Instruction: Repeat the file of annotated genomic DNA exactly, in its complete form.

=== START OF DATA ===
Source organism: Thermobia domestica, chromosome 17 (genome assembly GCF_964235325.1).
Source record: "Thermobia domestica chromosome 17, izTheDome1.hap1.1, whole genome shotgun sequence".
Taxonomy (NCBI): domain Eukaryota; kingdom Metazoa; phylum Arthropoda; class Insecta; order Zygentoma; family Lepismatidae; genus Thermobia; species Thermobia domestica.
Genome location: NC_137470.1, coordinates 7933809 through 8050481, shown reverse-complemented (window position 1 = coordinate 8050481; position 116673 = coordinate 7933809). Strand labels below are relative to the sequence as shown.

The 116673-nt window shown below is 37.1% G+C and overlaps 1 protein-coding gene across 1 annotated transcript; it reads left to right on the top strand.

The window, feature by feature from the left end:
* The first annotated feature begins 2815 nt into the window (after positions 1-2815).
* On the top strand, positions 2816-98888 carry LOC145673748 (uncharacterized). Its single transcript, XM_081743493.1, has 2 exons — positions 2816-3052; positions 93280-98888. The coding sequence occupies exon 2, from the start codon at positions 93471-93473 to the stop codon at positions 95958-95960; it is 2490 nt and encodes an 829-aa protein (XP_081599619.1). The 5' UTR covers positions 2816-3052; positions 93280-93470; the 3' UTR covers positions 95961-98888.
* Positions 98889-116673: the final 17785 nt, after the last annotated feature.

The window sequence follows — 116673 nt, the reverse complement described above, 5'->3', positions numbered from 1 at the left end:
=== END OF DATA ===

Source organism: Thermobia domestica, chromosome 17 (genome assembly GCF_964235325.1).
Source record: "Thermobia domestica chromosome 17, izTheDome1.hap1.1, whole genome shotgun sequence".
Taxonomy (NCBI): domain Eukaryota; kingdom Metazoa; phylum Arthropoda; class Insecta; order Zygentoma; family Lepismatidae; genus Thermobia; species Thermobia domestica.
Genome location: NC_137470.1, coordinates 7933809 through 8050481, shown reverse-complemented (window position 1 = coordinate 8050481; position 116673 = coordinate 7933809). Strand labels below are relative to the sequence as shown.

The 116673-nt window shown below is 37.1% G+C and overlaps 1 protein-coding gene across 1 annotated transcript; it reads left to right on the top strand.

The window, feature by feature from the left end:
* The first annotated feature begins 2815 nt into the window (after positions 1-2815).
* On the top strand, positions 2816-98888 carry LOC145673748 (uncharacterized). Its single transcript, XM_081743493.1, has 2 exons — positions 2816-3052; positions 93280-98888. The coding sequence occupies exon 2, from the start codon at positions 93471-93473 to the stop codon at positions 95958-95960; it is 2490 nt and encodes an 829-aa protein (XP_081599619.1). The 5' UTR covers positions 2816-3052; positions 93280-93470; the 3' UTR covers positions 95961-98888.
* Positions 98889-116673: the final 17785 nt, after the last annotated feature.

The window sequence follows — 116673 nt, the reverse complement described above, 5'->3', positions numbered from 1 at the left end: